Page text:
Description: The Ceremony of the Keys is the traditional locking up of the Tower of London and has taken place on each and every night, without fail, for at least 700 years. The Yeoman Warders, (the famous Beefeaters), in their royal livery, and military guard, lock the outer gates of the Tower of London and deliver the keys to the Governor of the Tower, (always a retired General), who resides in the Tudor Queen's House overlooking the infamous scaffold site within the walls. The importance of securing this fortress for the night is still relevant because, although the Monarch no longer resides at this royal palace, the Crown Jewels, including the Coronation Regalia and many other historic valuables, still do and felonious attempts have been made to steal them! Check Historic Royal Palaces/Tower of London for daily opening times, etc., for the Tower, Crown Jewels, etc.

London's Blue Plaques
Venue: Various throughout London.
Description: Directory of houses bearing commemorative plaques to famous occupants together with a history of the blue plaque scheme and the (sometimes fictional), people who once lived or were born there. Top 5 Plaques: Sherlock Holmes, 221b Baker Street, (now a Museum, pay to enter); Charles Dickens, 48 Doughty Street, (now a Museum, pay to enter); John Fitzgerald Kennedy, 14 Princes Gate; Karl Marx, 28 Dean Street; John Logie Baird, 22 Frith Street.
Alexia's tip: Make a note, or, if you have children in tow, have them make a note of each blue plaque you see. See who can spot the most! You and they can learn about the famous occupants on the internet when your return.

The Royal Parks play an important and popular role during the Autumn months in the Londoner's Diary, providing a varied programme of events, as well as providing a safe family environment for recreation and relaxation in colourful surroundings of remarkable bio-diversity. London's Royal and municipal parks are superbly kept with seasonally planted flower beds, shrubs, trees, lakes, fountains, historic monumental statuary and teeming, people-friendly, wildlife. Birdlife is remarkably abundant with some 144 species of woodland bird, raptor and wild and ornamental waterfowl recorded, many of which breed in the avian-friendly surroundings from January on.
Most Royal Parks were originally royal hunting grounds and Hyde Park and Richmond Park remain popular equestrian venues, while herds of deer still graze, (no longer chased by Royal huntsmen), at Richmond and Greenwich. There are plenty of restrooms and excellent catering facilities, ranging from tea houses to gourmet restaurants, a wide range of sporting facilities and many interesting historic monuments and Heritage sites in and around each Park.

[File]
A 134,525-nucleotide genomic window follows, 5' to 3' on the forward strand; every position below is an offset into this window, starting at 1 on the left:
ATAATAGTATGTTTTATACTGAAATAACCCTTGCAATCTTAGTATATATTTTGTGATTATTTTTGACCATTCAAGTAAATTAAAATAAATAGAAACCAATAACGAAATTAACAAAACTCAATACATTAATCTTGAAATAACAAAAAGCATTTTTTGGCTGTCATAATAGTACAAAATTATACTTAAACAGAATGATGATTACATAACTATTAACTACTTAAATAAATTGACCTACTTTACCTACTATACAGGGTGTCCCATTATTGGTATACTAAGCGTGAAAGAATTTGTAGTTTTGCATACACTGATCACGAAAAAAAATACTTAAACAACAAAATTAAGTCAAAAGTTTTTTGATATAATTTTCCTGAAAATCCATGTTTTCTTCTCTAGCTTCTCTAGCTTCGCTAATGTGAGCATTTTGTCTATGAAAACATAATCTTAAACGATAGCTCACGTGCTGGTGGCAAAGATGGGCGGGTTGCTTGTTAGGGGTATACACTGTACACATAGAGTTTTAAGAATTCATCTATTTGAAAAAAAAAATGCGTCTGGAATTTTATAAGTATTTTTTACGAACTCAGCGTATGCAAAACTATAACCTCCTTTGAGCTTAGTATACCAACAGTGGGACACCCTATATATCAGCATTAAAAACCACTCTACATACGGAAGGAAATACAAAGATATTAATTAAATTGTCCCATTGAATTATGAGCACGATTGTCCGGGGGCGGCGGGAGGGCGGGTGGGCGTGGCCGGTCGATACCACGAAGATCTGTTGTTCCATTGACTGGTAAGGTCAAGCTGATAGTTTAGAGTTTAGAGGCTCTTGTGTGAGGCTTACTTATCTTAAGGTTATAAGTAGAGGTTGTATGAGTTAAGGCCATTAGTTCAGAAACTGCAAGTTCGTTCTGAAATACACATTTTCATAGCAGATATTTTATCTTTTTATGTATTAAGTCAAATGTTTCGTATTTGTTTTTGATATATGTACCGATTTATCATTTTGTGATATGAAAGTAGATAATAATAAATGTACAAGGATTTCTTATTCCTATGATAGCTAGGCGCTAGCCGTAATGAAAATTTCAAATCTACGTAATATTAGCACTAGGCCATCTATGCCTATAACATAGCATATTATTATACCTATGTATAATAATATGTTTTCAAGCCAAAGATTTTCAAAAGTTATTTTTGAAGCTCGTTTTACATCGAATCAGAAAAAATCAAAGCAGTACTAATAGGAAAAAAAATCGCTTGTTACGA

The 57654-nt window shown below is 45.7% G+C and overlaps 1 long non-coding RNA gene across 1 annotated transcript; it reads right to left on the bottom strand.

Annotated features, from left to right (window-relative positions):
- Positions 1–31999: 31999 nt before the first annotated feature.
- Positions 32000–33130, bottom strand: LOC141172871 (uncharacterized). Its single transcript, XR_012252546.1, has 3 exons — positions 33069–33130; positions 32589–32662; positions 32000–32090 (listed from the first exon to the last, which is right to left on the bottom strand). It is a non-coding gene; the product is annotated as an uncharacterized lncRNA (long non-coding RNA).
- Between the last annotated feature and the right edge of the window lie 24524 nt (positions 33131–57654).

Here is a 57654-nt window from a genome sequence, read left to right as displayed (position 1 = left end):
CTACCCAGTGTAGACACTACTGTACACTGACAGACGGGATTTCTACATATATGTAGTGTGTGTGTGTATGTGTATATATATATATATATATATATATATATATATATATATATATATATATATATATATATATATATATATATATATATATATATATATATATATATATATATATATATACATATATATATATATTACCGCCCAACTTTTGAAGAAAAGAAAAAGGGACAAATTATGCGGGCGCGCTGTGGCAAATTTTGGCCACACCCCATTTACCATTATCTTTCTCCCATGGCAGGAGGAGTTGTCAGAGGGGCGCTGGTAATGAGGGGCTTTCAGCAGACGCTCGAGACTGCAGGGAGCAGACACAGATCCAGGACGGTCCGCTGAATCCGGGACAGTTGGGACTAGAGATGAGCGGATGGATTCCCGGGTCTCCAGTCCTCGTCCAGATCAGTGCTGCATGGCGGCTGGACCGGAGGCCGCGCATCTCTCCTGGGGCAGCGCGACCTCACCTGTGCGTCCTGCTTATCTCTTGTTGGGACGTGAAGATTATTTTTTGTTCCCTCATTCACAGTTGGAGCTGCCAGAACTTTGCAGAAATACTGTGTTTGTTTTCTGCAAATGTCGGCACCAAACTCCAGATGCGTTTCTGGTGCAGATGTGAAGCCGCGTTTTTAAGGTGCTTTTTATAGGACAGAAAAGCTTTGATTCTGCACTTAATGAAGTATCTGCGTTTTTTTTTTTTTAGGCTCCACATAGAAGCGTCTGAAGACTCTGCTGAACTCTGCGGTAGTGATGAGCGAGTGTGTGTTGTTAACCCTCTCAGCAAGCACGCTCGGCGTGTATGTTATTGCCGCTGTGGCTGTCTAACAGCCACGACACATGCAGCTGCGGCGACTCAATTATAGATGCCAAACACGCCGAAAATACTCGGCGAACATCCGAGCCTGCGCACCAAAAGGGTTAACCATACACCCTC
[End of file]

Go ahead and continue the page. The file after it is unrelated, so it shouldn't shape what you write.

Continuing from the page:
Schedule of Guided Walks Website of scheduled 'Guided Walks' through October. Check Site for date and time schedules. Tel: 020 7298 2083. Contact: Nick Lane to assure a place on the walks, as places are limited.

St. James's Park
Opening Times; Daily. 5am-midnight.
London Transport: Nearest Tube: St. James's Park.
This is London's oldest park and, although open to the public, is historically within the grounds of Buckingham Palace. Bounded by the Palace on the west, St. James's Palace, Clarence House and the Mall on the north, Admiralty Arch and Horseguard's Parade on the east, Wellington Barracks and Birdcage Walk on the south, it lies at the very heart of London's Royal heritage and pageantry. The ornamental lake overlooked by the Palace is stocked with fifteen species of exotic waterfowl including Pelicans and Black Swans, and the shady walks are bordered by superbly planted seasonal flowerbeds and flowering shrubs.
As well as Buckingham Palace, Horseguard's Parade and Admiralty Arch, pause to see the Queen Victoria Memorial with its marble statue of Victoria and glittering figures of Victory, Courage and Constancy, bordered by the ornamental gates given by the former Dominions; Australia Gate, South Africa Gate and Canada Gate.
Alexia's Diary: Pelican feeding time. Daily. 2.30pm. Lakeside. A popular time for both Pelicans and spectators!
Changing the guard at Buckingham Palace. Daily through October on even days, 2007. 11.30am. Musical march past from Wellington Barracks down Birdcage Walk on south side of the Park to the Palace and return.
Changing the Queen's Lifeguard at Horseguards Parade. Mornings: Daily 11am, Sundays 10am. Afternoons: Daily 4pm. Horseguard's Parade, situated at the eastern end of the park, is the official entrance to Buckingham Palace.
Guided Walk: 6 October, 2007; 6:45pm - 8:15pm. Going Batty for Bats. A nocturnal stroll through Hyde Park and Kensington Gardens. This fun and informative activity identifies the bats common in Central London and explains some of the mostly fictional myths surrounding them. . Come dressed for outdoors. Children must be accompanied by an adult. Booking is essential. Contact Nick Lane, Engagement Officer, TEL: 020 7298 2083 or check online for more details.

Green Park
Opening Times: Daily. 5am-midnight.
London Transport: Nearest Tube. Green Park, Hyde Park Corner.